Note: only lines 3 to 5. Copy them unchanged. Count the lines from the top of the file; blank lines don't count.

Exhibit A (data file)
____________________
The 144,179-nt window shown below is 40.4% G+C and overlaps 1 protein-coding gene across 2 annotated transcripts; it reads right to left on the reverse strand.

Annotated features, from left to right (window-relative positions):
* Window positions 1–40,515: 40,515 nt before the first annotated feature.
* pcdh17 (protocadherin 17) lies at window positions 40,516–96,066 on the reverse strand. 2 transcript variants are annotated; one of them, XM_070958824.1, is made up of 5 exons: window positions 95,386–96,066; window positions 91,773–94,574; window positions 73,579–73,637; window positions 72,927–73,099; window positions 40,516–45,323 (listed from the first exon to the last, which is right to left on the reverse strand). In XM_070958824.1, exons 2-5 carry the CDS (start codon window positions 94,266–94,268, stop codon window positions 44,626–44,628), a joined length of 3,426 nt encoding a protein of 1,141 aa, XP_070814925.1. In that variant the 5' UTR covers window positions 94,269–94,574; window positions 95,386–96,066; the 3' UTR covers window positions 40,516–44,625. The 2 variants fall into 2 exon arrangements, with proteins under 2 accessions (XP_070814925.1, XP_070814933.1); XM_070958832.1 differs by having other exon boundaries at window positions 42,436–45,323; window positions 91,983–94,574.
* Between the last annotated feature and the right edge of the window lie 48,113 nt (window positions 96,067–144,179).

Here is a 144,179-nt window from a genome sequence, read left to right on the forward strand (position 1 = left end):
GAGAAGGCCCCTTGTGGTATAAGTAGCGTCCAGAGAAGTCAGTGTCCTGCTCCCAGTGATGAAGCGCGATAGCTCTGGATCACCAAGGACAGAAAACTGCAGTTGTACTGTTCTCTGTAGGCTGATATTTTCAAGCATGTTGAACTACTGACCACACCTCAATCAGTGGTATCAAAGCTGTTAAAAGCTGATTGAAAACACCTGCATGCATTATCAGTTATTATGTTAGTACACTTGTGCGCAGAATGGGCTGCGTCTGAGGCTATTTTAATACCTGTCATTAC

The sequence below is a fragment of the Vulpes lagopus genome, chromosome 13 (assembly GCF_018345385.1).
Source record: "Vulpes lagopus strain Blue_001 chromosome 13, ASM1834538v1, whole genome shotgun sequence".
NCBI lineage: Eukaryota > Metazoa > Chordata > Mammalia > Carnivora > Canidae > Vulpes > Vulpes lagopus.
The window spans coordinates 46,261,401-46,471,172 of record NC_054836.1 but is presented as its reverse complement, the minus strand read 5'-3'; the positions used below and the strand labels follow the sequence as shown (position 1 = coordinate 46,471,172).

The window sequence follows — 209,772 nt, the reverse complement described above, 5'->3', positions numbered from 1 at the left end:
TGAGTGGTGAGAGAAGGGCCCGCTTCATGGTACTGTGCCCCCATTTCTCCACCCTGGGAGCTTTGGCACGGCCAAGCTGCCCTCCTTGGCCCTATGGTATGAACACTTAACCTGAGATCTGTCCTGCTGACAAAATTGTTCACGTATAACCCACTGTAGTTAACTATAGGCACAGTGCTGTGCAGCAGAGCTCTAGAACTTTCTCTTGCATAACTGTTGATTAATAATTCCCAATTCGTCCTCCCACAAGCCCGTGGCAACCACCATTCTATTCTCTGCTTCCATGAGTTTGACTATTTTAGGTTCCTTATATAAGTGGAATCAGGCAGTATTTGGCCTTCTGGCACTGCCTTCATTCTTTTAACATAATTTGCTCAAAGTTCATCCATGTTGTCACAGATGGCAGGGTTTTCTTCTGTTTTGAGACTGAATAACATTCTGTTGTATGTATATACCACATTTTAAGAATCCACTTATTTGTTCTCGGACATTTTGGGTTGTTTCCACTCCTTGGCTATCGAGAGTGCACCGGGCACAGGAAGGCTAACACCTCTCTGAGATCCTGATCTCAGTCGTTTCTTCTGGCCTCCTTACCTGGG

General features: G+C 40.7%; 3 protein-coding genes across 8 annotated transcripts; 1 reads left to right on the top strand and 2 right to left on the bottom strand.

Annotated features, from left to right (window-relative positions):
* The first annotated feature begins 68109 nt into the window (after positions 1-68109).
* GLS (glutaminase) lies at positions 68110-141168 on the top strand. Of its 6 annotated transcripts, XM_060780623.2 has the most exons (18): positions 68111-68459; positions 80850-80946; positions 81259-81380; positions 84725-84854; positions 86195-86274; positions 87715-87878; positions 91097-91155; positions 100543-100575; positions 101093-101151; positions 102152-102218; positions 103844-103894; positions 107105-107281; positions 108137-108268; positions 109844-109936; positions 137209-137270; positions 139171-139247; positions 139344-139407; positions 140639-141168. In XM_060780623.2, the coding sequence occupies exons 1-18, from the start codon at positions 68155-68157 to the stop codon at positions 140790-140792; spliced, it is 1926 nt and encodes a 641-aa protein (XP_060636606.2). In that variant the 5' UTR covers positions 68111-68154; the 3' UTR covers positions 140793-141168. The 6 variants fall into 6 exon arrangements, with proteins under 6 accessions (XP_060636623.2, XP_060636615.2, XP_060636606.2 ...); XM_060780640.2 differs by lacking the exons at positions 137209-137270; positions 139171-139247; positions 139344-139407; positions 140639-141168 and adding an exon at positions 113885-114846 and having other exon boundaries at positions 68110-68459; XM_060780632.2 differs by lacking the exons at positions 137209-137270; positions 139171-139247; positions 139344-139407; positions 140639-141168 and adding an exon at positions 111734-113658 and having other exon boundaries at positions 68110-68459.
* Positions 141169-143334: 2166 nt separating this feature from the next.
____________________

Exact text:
* Window positions 1–40,515: 40,515 nt before the first annotated feature.
* pcdh17 (protocadherin 17) lies at window positions 40,516–96,066 on the reverse strand. 2 transcript variants are annotated; one of them, XM_070958824.1, is made up of 5 exons: window positions 95,386–96,066; window positions 91,773–94,574; window positions 73,579–73,637; window positions 72,927–73,099; window positions 40,516–45,323 (listed from the first exon to the last, which is right to left on the reverse strand). In XM_070958824.1, exons 2-5 carry the CDS (start codon window positions 94,266–94,268, stop codon window positions 44,626–44,628), a joined length of 3,426 nt encoding a protein of 1,141 aa, XP_070814925.1. In that variant the 5' UTR covers window positions 94,269–94,574; window positions 95,386–96,066; the 3' UTR covers window positions 40,516–44,625. The 2 variants fall into 2 exon arrangements, with proteins under 2 accessions (XP_070814925.1, XP_070814933.1); XM_070958832.1 differs by having other exon boundaries at window positions 42,436–45,323; window positions 91,983–94,574.
* Between the last annotated feature and the right edge of the window lie 48,113 nt (window positions 96,067–144,179).